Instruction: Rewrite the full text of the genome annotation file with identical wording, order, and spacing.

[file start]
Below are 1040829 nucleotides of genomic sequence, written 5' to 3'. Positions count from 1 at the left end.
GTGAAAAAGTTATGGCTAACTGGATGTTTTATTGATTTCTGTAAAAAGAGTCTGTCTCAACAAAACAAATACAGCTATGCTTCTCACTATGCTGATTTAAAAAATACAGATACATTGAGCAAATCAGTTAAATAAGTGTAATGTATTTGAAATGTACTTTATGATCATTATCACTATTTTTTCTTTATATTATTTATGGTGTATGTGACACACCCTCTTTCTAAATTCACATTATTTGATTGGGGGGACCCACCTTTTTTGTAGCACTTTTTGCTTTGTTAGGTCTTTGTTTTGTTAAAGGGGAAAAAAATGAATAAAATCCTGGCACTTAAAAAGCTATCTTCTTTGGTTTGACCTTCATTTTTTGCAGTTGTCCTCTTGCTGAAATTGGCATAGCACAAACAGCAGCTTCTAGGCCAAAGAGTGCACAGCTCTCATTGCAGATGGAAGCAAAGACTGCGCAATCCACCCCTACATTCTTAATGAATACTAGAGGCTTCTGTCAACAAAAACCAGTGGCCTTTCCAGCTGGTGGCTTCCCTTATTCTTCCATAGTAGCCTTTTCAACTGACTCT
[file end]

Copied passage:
Below are 1040829 nucleotides of genomic sequence, written 5' to 3'. Positions count from 1 at the left end.
GTGAAAAAGTTATGGCTAACTGGATGTTTTATTGATTTCTGTAAAAAGAGTCTGTCTCAACAAAACAAATACAGCTATGCTTCTCACTATGCTGATTTAAAAAATACAGATACATTGAGCAAATCAGTTAAATAAGTGTAATGTATTTGAAATGTACTTTATGATCATTATCACTATTTTTTCTTTATATTATTTATGGTGTATGTGACACACCCTCTTTCTAAATTCACATTATTTGATTGGGGGGACCCACCTTTTTTGTAGCACTTTTTGCTTTGTTAGGTCTTTGTTTTGTTAAAGGGGAAAAAAATGAATAAAATCCTGGCACTTAAAAAGCTATCTTCTTTGGTTTGACCTTCATTTTTTGCAGTTGTCCTCTTGCTGAAATTGGCATAGCACAAACAGCAGCTTCTAGGCCAAAGAGTGCACAGCTCTCATTGCAGATGGAAGCAAAGACTGCGCAATCCACCCCTACATTCTTAATGAATACTAGAGGCTTCTGTCAACAAAAACCAGTGGCCTTTCCAGCTGGTGGCTTCCCTTATTCTTCCATAGTAGCCTTTTCAACTGACTCT